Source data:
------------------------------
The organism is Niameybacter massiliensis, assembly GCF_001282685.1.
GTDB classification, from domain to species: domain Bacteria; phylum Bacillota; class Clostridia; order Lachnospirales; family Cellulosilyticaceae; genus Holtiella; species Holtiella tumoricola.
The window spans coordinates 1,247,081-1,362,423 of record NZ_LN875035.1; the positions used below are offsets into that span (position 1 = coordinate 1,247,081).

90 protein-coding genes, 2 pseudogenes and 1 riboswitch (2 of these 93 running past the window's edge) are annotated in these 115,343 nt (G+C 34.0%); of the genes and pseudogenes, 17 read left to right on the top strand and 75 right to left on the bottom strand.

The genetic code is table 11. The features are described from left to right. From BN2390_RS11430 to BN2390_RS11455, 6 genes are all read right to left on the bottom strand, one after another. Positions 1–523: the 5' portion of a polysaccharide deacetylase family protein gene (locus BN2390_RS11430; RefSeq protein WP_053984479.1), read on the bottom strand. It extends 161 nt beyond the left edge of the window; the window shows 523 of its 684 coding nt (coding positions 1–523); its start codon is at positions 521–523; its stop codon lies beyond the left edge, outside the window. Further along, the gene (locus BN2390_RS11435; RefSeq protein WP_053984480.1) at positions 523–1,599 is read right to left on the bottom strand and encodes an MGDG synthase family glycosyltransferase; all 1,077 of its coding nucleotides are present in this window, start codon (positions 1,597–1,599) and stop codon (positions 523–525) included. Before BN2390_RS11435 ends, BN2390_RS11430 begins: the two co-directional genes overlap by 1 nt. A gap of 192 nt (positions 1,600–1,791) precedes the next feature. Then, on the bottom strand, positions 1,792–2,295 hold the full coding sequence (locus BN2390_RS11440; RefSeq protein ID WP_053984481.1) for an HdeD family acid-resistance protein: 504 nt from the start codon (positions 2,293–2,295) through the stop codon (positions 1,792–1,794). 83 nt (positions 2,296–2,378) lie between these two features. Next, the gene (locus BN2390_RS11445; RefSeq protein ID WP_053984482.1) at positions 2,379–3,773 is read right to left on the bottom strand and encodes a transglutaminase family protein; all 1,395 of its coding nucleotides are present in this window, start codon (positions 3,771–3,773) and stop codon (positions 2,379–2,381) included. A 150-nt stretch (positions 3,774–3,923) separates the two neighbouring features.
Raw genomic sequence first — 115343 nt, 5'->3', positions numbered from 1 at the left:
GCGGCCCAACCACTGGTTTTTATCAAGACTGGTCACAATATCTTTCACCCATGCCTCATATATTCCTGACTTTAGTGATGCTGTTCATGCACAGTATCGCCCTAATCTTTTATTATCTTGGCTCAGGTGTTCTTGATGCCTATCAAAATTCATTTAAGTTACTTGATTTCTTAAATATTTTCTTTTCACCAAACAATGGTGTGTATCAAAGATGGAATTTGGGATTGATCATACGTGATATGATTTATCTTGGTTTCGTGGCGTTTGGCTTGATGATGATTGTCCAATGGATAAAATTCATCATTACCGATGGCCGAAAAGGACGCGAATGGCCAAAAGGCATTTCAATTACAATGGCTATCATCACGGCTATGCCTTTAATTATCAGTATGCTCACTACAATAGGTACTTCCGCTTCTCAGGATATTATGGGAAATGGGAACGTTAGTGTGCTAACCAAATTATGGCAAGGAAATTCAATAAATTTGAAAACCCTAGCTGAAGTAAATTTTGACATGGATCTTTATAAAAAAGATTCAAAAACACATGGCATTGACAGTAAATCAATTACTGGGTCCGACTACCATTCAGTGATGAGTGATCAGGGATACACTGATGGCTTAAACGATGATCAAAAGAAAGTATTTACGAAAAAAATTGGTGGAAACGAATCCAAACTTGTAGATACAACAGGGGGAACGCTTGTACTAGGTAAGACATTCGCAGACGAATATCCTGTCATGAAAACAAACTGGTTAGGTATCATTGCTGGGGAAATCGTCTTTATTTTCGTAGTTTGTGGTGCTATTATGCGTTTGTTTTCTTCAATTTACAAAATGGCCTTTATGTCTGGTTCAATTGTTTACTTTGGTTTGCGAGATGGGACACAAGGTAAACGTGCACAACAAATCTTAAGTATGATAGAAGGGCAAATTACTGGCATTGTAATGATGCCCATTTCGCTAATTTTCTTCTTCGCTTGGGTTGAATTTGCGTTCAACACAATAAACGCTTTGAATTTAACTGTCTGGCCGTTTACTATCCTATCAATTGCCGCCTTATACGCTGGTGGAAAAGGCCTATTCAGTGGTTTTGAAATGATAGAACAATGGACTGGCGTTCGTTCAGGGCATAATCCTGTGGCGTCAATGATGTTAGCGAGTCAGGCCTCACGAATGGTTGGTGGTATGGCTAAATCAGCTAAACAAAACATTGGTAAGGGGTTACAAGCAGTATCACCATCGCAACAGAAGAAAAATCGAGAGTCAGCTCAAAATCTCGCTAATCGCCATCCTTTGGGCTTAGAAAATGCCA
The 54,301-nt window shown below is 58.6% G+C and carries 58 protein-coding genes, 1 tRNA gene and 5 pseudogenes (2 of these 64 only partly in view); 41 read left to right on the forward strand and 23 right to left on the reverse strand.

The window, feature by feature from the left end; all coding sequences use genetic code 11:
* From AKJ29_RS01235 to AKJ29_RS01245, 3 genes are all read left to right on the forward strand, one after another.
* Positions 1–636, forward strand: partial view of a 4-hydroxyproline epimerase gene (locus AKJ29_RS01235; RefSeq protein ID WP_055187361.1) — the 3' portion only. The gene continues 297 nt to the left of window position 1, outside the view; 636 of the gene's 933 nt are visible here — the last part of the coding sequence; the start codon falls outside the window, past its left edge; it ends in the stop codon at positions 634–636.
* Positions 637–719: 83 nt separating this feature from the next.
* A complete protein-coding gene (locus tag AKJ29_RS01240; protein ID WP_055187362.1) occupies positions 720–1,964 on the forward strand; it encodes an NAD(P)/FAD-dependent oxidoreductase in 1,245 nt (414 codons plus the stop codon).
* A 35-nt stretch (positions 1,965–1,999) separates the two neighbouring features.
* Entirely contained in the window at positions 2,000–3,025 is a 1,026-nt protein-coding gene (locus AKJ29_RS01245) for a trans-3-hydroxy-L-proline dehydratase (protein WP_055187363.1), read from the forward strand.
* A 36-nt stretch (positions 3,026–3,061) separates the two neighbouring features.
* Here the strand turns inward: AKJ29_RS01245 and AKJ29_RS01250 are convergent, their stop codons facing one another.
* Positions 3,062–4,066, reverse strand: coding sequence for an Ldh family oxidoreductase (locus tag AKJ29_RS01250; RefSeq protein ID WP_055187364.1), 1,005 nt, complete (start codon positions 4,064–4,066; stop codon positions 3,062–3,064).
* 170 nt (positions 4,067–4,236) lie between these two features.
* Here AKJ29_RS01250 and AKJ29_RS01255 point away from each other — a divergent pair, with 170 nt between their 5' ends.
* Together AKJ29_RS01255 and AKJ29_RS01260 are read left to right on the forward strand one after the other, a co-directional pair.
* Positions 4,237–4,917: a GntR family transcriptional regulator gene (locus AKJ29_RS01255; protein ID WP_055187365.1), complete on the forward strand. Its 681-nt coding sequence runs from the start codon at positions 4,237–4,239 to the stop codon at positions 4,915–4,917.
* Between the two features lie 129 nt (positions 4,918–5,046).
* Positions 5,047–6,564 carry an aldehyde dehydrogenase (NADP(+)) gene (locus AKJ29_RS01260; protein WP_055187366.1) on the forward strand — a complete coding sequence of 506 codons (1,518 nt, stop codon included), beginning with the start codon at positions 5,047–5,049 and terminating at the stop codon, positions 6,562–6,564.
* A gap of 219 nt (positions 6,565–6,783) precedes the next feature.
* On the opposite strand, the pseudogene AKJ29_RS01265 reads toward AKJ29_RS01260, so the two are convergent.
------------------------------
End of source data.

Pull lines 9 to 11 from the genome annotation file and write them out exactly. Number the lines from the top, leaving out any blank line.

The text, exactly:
The window, feature by feature from the left end; all coding sequences use genetic code 11:
* From AKJ29_RS01235 to AKJ29_RS01245, 3 genes are all read left to right on the forward strand, one after another.
* Positions 1–636, forward strand: partial view of a 4-hydroxyproline epimerase gene (locus AKJ29_RS01235; RefSeq protein ID WP_055187361.1) — the 3' portion only. The gene continues 297 nt to the left of window position 1, outside the view; 636 of the gene's 933 nt are visible here — the last part of the coding sequence; the start codon falls outside the window, past its left edge; it ends in the stop codon at positions 634–636.